Wednesday, July 04, 2012
This Ole House
Well, I knew some of you were interested in these upcoming posts but I must admit I was a little surprised by some of your comments, or should I say, the enthusiasm expressed in your comments. As I replied to a couple of you, I just hope I actually have as much valuable and pertinent information as you all seem to hope I do! I will tell you what I don't have though. I don't have any magic formula to all this. I don't have some esoteric shortcut to creating the reality I want. Well, actually I do in a way; but I'll tell you about that at the end! At any rate, the majority of reason I am able to live this kinda life in this manner is 2 simple reasons: I am willing to work my ever-loving ass off at times and for extended periods of times. I do not follow fashion, trend, fad or common societal views. So, let's get down to business.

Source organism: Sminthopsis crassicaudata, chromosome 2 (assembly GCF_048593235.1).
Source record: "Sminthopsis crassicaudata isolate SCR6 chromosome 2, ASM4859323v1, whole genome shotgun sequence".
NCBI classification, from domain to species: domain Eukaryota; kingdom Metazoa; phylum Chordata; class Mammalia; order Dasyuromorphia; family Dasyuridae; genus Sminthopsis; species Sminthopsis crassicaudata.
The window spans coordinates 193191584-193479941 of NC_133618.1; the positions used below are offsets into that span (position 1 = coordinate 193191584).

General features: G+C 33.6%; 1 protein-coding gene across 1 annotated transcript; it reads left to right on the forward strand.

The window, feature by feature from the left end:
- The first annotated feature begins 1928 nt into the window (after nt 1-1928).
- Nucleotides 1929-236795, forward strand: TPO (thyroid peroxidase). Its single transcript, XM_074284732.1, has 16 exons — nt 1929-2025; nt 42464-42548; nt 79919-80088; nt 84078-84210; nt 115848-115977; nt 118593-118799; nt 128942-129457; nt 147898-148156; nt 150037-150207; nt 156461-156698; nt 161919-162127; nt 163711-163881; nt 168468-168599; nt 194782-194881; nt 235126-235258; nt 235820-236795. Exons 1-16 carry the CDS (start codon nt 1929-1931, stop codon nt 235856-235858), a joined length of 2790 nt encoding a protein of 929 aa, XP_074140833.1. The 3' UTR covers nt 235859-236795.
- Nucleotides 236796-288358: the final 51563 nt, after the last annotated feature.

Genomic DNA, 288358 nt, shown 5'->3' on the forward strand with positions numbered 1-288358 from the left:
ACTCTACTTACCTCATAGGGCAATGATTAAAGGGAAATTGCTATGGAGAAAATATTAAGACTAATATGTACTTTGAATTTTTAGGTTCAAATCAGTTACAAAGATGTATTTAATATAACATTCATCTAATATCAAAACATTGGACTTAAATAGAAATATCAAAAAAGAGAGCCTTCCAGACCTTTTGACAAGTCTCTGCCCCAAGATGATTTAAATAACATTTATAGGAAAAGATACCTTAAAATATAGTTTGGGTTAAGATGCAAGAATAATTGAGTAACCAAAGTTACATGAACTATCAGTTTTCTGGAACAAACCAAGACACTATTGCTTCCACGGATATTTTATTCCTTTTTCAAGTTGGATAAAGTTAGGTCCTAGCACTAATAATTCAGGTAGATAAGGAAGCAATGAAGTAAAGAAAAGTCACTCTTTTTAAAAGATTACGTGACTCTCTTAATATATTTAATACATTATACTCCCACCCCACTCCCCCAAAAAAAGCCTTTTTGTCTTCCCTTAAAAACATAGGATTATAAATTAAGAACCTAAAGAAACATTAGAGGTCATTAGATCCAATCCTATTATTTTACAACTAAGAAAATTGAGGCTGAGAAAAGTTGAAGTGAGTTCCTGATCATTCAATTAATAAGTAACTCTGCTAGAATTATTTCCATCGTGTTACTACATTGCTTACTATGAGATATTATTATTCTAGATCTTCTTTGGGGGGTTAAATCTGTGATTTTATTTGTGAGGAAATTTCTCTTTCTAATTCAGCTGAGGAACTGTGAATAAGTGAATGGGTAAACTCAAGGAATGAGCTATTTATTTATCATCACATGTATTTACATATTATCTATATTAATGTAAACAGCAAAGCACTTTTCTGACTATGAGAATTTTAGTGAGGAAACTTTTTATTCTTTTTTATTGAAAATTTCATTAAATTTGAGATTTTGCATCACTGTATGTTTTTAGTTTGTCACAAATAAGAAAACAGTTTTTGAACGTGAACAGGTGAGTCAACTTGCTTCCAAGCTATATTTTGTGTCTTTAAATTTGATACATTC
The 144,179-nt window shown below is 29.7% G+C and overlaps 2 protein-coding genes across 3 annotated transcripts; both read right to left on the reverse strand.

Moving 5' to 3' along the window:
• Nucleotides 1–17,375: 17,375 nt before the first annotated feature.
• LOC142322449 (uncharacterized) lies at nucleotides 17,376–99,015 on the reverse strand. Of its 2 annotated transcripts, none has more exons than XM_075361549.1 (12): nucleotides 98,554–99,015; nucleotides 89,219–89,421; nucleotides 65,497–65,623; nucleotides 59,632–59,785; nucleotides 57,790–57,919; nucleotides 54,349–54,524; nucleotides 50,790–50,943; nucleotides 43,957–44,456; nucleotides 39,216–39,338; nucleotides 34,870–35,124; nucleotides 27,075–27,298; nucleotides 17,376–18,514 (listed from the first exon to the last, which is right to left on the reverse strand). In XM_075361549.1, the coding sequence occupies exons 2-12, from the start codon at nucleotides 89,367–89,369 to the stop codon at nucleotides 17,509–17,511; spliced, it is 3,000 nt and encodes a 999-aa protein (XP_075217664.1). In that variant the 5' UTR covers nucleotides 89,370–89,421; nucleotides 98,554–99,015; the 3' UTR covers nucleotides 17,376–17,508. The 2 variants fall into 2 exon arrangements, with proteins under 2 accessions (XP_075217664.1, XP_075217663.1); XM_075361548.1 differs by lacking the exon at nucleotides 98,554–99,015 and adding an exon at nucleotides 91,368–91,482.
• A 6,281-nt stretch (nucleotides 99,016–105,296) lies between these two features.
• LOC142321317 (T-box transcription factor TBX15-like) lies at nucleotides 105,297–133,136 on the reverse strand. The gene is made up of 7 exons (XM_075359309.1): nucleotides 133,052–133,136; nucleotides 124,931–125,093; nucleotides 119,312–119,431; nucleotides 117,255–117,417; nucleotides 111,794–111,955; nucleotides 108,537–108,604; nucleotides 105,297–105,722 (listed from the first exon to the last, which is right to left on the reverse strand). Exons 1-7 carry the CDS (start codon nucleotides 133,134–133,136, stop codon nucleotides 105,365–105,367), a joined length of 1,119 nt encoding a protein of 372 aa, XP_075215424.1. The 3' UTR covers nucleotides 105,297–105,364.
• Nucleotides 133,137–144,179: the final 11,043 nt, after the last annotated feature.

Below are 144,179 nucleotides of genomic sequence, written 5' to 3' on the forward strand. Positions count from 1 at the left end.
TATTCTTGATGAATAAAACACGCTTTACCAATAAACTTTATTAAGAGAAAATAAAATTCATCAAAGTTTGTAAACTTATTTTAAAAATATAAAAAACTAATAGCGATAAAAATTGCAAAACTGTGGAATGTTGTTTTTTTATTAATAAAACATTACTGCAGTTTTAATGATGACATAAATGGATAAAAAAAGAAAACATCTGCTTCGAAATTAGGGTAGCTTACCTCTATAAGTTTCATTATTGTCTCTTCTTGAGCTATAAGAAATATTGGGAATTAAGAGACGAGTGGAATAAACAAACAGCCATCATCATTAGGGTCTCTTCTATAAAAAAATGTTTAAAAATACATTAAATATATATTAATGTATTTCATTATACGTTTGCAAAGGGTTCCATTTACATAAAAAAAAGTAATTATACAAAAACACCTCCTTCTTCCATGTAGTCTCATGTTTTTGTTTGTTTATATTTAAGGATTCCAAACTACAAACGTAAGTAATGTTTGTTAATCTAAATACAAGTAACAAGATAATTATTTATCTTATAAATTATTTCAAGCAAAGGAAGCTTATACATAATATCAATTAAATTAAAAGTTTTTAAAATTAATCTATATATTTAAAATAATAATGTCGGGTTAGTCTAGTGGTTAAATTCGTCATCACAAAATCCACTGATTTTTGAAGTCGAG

I always knew I wanted to build a house, so I soon as I had a job where I made enough to literally have a little left over after I paid my bills, I started saving. At first it was not very much and I cringe now at what I could have done if I had really been serious about frugality so many years ago but that's in the past and I can't do anything about it now. What matters is that I did start saving. It varied over the years but I always had around 10% of my weekly pay taken out of my check automatically and put away. I want to emphasis I did not take it out on my own each week; I set it up so the bank would do this automatically. It's too easy to talk yourself out of putting some aside if it's up to you so, in my opinion, the best way is that you never look at that money as being yours to spend. It's put away before you can ever get your hands on it and you will learn to work around that. I never missed not having that money in my checking and I actually often wish now I had had more taken out. Now, this took a while. I saved for probably 10 years before I had enough to even black the house in. After getting the house dried in I still continued to save in the same manner in order to have a cash supply for finish work. However, I had also, during those 10 years, been saving durable materials that I knew I could use later to build with. Stone flooring, electrical supplies, insulation, rebar, miscellaneous steel and even little things like nails and screws. Now, I realize in this respect I had a little bit of an advantage as I worked in construction and these materials were often readily available with just a little dumpster diving or such. However, I believe if you are willing to ask around and do a little footwork, it is possible for anybody to come up with reclaimed, and often free, construction material. By taking what was going to be thrown away from remodels and demos I got free toilets, sinks, hinges, hardware, lighting fixtures, switches and plugs, wire and probably some more stuff I'm forgetting. And much of it was almost new! I also took any lump sums of money I got, like tax refunds, large pottery orders or side job money, and put that in my savings instead of buying some stupid "reward" like jewelry or clothes. In fact, I still do that now. Or, I used it to pay cash for a large purchase such as my refrigerator or something like that. At this point in the game I also had so few bills that I could often use a whole paycheck to buy stuff for the house too. I only put one thing for the house on credit and that was my windows and I paid that off just as fast as I could. It is just too easy to let a credit card balance slide and before you know it you've paid $200-300 in interest in a year or more!